New paper by Pielke Jr. – weather related disasters are decreasing in costs

This new paper from Dr. Roger Pielke Jr. is likely not going to be popular with the doomer crowd, because it takes the wind out of their sails when it comes to exclaiming that “Climate change is making the weather worse!”. Here’s his impetus from the paper:


The Sustainable Development Goals (SDG) of the United Nations are supported by a global indicator framework comprised of 232 indicators.1 Included under SDG Goal 1 to ‘end poverty in all its forms everywhere’ and Goal 11 ‘Make cities and human settlements inclusive, safe, resilient and sustainable’ is an indicator focused on disaster losses.

There are two specific goals under the SDGs with an explicit focus on disaster losses.
First, 1.5 states:

‘By 2030, build the resilience of the poor and those in vulnerable situations and reduce their exposure and vulnerability to climate-related extreme events and other economic, social and environmental shocks and disasters.’ An associated indicator is (1.5.2) ‘Direct economic loss attributed to disasters in relation to global gross domestic product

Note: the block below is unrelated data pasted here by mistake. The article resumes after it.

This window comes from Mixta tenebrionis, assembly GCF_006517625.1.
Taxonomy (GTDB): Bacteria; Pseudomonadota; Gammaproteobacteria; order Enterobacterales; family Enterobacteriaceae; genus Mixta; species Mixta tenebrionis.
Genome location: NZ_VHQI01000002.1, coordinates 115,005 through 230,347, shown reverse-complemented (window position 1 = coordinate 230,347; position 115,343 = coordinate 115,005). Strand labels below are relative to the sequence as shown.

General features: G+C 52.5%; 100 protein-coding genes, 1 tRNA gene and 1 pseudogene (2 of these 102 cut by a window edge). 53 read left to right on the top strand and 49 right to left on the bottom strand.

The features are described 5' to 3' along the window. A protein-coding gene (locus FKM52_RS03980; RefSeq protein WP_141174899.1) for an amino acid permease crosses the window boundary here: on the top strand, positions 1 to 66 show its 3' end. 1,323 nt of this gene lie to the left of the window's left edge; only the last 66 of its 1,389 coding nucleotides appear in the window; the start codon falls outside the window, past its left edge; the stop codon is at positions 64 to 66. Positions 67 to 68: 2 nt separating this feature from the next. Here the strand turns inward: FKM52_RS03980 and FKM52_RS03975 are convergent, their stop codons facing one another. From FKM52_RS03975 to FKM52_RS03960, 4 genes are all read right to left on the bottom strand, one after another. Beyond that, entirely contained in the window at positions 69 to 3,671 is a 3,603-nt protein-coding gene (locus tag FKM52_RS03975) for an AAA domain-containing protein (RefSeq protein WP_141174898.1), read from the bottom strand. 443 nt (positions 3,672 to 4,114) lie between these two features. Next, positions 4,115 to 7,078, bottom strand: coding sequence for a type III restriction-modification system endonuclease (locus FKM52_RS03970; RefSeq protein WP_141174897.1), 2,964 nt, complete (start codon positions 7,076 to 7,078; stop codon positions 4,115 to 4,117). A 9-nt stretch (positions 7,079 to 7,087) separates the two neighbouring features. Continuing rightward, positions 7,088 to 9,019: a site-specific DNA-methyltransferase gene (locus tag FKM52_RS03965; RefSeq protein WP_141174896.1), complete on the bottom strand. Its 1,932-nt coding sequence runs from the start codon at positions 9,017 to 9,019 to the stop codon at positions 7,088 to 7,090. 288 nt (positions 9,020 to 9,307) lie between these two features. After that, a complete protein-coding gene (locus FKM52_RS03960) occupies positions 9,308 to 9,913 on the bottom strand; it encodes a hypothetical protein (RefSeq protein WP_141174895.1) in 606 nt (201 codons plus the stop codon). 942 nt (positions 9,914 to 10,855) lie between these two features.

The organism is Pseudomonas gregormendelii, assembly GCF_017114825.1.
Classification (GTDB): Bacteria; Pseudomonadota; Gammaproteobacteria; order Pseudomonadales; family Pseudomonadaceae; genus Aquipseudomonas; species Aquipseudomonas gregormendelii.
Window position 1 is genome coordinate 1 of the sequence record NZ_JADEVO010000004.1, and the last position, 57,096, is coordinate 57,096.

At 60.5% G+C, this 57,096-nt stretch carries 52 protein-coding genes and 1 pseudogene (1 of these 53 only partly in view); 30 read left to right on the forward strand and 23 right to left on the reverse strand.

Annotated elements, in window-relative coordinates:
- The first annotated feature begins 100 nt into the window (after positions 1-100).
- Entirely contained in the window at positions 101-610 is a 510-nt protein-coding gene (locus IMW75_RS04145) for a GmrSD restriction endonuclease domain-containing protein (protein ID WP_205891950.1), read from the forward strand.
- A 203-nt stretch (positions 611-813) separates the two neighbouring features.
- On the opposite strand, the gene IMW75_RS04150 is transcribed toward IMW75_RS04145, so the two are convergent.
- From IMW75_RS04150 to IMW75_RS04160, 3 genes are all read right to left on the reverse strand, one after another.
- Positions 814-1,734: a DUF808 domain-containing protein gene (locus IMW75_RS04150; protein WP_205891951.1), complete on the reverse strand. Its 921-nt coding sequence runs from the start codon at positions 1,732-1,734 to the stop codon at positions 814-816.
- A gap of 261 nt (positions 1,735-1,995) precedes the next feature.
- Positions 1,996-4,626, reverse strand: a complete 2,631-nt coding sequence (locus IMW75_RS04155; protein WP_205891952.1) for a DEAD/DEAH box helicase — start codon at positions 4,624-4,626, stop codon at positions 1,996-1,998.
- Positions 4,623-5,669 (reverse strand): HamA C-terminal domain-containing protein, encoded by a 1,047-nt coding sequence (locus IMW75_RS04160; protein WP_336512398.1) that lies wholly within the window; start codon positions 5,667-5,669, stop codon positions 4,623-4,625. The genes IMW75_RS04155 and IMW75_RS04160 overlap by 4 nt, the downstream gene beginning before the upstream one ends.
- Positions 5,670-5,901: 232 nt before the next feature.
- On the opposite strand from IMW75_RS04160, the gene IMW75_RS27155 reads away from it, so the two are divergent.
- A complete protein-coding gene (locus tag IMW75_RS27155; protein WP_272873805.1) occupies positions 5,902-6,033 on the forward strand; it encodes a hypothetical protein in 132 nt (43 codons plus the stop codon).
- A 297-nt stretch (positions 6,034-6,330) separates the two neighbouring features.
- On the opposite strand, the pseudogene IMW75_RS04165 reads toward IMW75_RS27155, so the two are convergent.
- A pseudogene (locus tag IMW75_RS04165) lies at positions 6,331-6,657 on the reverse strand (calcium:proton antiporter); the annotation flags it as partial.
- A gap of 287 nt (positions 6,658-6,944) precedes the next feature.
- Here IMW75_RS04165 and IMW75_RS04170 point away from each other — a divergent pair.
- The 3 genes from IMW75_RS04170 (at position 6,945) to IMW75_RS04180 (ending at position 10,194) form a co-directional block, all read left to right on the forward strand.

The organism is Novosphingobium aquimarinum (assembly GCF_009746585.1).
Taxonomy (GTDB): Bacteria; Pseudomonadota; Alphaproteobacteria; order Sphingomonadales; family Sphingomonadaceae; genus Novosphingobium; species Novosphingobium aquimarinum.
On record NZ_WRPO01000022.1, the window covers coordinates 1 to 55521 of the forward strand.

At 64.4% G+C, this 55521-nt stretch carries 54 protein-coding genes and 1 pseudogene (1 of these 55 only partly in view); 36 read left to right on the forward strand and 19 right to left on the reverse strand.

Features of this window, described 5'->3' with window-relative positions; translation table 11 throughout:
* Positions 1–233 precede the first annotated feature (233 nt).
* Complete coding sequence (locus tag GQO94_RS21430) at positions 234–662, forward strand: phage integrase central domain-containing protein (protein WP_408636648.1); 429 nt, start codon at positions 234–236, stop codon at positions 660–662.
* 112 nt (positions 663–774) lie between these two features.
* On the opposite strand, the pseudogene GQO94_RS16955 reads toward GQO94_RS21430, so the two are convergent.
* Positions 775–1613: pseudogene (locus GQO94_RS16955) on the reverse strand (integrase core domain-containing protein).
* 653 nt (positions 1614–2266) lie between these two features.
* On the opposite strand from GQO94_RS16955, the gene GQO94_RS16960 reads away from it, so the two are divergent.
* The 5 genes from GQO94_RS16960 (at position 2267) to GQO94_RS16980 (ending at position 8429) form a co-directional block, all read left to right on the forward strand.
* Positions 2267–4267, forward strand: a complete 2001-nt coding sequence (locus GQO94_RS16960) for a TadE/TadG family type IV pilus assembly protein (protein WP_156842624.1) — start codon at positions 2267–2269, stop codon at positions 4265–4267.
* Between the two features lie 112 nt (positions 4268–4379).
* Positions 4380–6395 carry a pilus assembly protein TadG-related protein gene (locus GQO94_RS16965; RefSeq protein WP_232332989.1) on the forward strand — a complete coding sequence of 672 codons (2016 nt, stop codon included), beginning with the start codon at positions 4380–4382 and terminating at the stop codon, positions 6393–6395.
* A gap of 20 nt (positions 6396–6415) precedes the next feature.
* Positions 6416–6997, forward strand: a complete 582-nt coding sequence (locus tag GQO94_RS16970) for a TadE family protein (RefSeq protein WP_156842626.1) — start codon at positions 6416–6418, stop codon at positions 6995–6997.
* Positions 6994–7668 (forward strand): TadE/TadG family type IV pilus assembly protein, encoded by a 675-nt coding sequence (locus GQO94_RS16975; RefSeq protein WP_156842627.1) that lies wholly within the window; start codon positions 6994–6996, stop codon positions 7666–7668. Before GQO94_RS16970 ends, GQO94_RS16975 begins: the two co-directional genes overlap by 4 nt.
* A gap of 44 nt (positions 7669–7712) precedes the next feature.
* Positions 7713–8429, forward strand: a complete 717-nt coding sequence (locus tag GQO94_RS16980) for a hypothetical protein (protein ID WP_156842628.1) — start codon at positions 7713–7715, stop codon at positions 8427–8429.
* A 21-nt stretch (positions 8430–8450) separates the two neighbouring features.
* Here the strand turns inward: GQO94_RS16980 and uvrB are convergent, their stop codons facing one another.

(GDP).’

Second, 11.5:

By 2030, significantly reduce the number of deaths and the number of people affected and substantially decrease the direct economic losses relative to global gross domestic product caused by disasters, including water-related disasters, with a focus on protecting the poor and people in vulnerable situations.

An associated indicator (11.5.2) is:

‘Direct economic loss in relation to global GDP, damage to critical infrastructure and number of disruptions to basic services, attributed to disasters.’

To date, there has been no formal analysis of progress with respect to this particular indicator in the peer-reviewed literature. (bold mine) This short analysis has one narrow objective: to identify and share data that allows the tracking of progress with respect to global direct economic losses in relation to global GDP for all disasters and for the subset which is related to weather or climate.


And indeed, he does that, and these two graphs pretty much say it all:

Figure 2. Overall global disaster losses as a percentage of global GDP.

Key: 

Figure 3. Weather disaster losses as a percentage of global GDP.

Note that in 2005 we had Hurricane Katrina, and in 2017 we had Hurricane Harvey, which account for the majority of those spikes in those years. Note also the decade long drought of big disasters in-between.